Where there is power, there is betrayal…
Once she was Eon, a girl disguised as a boy, risking her life for the chance to become a Dragoneye apprentice. Now she is is Eona, the Mirror Dragoneye, her country’s savior—but she has an even more dangerous secret.
She cannot control her power.
Each time she tries to bond with her Mirror Dragon, she becomes a conduit for the ten spirit dragons whose Dragoneyes were murdered by Lord Ido. Their anguish floods through her, twisting her ability into a killing force, destroying the land and its people.
And another force of destruction is on her trail.
Along with Ryko and Lady Dela, Eona is on the run from High Lord Sethon’s army. The renegades must find Kygo, the young Pearl Emperor, who needs Eona’s power if he is to wrest back his throne from Sethon. But if Eona is to help Kygo, she must drive a dark bargain with an old enemy that could obliterate them all.
This has been a very difficult review to write. I really love Eon. It had great characters, a great plot, and a lot of promise. While the result, Eona, is great, I’m not sure it lived up to the expectations I had in my head. I’m not entirely sure that is Goodman’s fault, though.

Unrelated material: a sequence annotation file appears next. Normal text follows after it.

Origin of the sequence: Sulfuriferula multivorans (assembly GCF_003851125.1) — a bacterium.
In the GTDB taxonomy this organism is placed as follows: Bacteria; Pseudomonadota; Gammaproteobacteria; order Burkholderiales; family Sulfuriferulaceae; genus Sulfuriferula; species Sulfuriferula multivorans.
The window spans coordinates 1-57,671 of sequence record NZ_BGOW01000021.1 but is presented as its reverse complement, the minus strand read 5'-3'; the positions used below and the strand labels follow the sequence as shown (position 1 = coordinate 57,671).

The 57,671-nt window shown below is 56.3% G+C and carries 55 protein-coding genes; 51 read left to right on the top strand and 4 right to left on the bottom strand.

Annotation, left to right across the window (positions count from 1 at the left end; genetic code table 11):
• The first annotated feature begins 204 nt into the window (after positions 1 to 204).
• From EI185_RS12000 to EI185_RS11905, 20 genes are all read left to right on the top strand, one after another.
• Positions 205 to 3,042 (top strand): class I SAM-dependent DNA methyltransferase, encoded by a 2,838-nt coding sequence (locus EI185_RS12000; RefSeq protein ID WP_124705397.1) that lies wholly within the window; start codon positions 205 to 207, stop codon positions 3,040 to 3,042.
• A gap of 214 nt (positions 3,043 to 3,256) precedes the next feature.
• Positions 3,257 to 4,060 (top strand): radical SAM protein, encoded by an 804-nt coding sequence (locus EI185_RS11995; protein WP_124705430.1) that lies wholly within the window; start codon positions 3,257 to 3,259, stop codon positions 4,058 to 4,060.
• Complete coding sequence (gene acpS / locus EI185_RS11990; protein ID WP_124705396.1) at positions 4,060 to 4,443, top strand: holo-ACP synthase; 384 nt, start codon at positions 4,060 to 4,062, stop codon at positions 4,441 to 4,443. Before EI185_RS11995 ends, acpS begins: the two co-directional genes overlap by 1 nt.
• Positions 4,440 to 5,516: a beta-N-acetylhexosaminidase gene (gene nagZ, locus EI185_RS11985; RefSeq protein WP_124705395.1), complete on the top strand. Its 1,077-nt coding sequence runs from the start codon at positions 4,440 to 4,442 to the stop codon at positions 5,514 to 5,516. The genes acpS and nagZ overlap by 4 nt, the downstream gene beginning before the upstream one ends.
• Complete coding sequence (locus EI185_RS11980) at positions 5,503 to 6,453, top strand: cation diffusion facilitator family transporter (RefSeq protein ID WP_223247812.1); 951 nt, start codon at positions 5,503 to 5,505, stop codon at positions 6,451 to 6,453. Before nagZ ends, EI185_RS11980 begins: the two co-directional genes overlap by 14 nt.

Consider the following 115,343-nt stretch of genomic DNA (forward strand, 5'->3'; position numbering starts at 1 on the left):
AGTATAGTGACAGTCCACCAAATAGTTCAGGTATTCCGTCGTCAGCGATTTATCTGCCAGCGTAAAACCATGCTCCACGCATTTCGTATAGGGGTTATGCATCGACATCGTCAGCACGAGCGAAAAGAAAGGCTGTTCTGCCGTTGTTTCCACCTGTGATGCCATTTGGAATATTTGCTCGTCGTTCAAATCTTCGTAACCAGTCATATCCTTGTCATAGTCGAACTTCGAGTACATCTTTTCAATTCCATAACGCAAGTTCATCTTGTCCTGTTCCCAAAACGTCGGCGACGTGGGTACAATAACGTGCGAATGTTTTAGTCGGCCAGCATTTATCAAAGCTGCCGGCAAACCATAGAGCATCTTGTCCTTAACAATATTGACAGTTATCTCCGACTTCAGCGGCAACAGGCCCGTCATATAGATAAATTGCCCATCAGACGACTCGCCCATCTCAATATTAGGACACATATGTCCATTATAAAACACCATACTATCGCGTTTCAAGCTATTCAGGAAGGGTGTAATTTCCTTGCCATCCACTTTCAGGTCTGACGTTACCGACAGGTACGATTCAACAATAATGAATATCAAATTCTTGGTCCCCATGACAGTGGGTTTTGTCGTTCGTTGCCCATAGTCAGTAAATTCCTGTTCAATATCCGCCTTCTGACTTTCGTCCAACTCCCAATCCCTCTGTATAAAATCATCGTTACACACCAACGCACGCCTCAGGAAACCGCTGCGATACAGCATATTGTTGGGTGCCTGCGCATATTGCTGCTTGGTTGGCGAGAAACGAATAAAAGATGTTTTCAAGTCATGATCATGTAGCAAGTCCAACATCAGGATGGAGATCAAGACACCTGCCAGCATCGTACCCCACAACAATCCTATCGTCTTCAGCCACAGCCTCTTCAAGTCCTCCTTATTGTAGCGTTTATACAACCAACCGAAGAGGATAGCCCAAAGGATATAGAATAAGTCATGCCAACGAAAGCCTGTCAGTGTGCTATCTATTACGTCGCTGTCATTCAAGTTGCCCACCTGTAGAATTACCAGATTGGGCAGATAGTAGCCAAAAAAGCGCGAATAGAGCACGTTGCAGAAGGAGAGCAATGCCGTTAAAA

A few of my problems with this book were the disconnect with book 1. For all that Eon struggles with his gender identity in book 1, one of my favorite parts of the book, in book 2 it is a non-issue. Eona adapts seamlessly to being a girl. I really wish there had been a little more of a transition, a learning phase where Eona has to cope with figuring out how to be a girl after having lived as a boy for so long. I know that her heart and her soul were accepting of her gender, but it still takes time for the brain processes to catch up. It was the same with the disability and her coping of how it happened. Once Eona is healed of her hip problem she doesn’t really seem to need to relearn coordinated fights and movements which seemed very unrealistic to me. However, I did really like the power struggle and love triangle between Ido, Kygo, and Eona. The issues of power and love never seemed to fully separate, which I found to be very realistic, and Eona had to work t o understand how she felt and how to trust in a relationship. More importantly, she had to learn that she can’t have it all and that she has to choose, which is a very adult thing I liked to see in a YA book. I liked the death that happens late in the book and how the other main characters deal with it, it seemed very in character for all of them. The story of Kinra and the Dragons is even more compelling, and although I am not entirely comfortable with the surprise ending, I do acknowledge that there was no “easy” way to end that plot, which is very realistic and grown-up.